Phra Sumen Fort (ป้อมพระสุเมรุ) was built in 1782

Phra Sumen Fort (ป้อมพระสุเมรุ) is one of two last remaining original forts in Bangkok. The riverfront fortress was built in 1782 to protect the city from naval invasions.

The snow-white fort rises majestically in the central district of the Thai capital, in the middle of Santi Chai Prakan Park. The architecturally well-preserved structure is one of the many important historical sites in the country.

Of the original 14 fortresses that protected Rattanakosin Island –founding territory of the new Siamese capital in 1782–, only two remain: Fort Mahakan in the east of the district and Fort Phra Sumen in the northwest corner.

In 1783, King Rama I had the mighty defenses built on the eastern bank of the Chao Phraya River to protect the old town from pirates, looters and other invaders. The ramparts, gunnery and cannons are still preserved, and those who climb the citadel will be rewarded with a magnificent panoramic view of the River of the Kings, the Rama VIII Suspension Bridge and the Castle Park. The park, which generously surrounds the stronghold, was built in 2000 as a recreational oasis.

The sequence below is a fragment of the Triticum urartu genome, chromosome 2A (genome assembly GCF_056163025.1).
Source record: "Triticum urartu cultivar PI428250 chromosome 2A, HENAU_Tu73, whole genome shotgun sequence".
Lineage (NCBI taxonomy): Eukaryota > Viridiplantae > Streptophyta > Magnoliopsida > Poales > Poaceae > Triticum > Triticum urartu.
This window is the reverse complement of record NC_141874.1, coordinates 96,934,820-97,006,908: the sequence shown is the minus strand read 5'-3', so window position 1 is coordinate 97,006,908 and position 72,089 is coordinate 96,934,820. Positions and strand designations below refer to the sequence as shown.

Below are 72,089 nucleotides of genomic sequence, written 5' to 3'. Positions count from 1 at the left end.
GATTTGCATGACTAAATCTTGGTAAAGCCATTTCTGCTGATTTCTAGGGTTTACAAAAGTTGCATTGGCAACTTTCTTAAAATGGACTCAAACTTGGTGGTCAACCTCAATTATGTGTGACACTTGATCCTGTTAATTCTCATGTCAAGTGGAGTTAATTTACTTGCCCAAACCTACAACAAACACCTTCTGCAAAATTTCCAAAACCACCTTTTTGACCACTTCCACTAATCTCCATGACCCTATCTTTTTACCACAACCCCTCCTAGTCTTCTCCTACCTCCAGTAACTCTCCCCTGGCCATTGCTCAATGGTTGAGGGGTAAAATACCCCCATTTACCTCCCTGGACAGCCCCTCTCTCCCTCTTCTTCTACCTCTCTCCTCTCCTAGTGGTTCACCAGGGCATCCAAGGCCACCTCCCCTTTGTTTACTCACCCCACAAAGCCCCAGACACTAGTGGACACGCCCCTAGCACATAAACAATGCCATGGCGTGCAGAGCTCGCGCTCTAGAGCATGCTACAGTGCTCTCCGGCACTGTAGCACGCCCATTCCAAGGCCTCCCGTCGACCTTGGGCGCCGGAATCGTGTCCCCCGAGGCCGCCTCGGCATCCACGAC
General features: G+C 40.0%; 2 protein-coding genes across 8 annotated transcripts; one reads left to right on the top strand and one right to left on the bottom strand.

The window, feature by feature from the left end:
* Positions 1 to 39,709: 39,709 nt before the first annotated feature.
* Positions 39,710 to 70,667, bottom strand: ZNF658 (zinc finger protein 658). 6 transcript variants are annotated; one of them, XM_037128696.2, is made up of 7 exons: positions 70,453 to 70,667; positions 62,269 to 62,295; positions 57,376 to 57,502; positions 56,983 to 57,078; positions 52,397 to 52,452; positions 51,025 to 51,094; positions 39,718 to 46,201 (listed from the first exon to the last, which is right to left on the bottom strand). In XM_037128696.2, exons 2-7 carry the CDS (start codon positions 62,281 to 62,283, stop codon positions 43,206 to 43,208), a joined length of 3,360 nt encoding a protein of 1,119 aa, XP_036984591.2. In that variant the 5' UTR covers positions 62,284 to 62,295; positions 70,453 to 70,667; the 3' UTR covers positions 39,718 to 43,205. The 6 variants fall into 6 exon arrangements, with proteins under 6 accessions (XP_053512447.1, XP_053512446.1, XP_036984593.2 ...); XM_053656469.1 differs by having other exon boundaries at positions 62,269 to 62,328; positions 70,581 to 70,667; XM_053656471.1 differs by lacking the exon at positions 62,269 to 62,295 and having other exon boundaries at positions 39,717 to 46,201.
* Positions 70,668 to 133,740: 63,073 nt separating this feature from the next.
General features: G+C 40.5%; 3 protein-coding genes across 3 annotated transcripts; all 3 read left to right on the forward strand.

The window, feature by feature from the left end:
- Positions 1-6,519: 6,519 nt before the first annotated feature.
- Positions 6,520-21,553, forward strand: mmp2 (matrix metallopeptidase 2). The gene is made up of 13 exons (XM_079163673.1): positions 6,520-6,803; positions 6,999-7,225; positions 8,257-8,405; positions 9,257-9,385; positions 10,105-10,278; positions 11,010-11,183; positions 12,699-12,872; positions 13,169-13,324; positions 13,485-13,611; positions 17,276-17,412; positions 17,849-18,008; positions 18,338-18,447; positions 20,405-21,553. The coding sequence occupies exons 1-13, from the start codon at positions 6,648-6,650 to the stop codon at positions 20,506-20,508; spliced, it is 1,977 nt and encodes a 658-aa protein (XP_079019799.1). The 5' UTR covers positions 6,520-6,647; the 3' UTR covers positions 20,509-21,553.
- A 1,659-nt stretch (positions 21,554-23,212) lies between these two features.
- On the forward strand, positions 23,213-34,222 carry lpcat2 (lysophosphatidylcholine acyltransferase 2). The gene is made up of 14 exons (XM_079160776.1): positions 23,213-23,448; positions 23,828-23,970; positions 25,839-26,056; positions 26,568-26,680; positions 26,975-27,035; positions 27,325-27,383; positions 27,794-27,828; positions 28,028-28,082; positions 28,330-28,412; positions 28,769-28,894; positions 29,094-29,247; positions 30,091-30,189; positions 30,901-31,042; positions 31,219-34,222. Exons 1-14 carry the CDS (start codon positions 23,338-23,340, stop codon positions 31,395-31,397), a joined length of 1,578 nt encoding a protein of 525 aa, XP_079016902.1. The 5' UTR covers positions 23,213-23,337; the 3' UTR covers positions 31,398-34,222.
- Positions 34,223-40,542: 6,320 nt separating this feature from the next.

In 1981, the Fine Arts Department repaired and restored the original image from the reign of King Rama V. The Department also revamped the area around the park.

Phra Sumen Fort is about 10 minutes from Khao San Road. From Phra Athit Road is about 5 minutes walk. Nearby points of interest also include Royal Palace, Wat Po, Wat Arun. Ideal for a varied day trip to the old city of Bangkok.

Photos courtesy of Preecha MJ, rjaree (Pixabay), Uthen Smantai and Nastybank.


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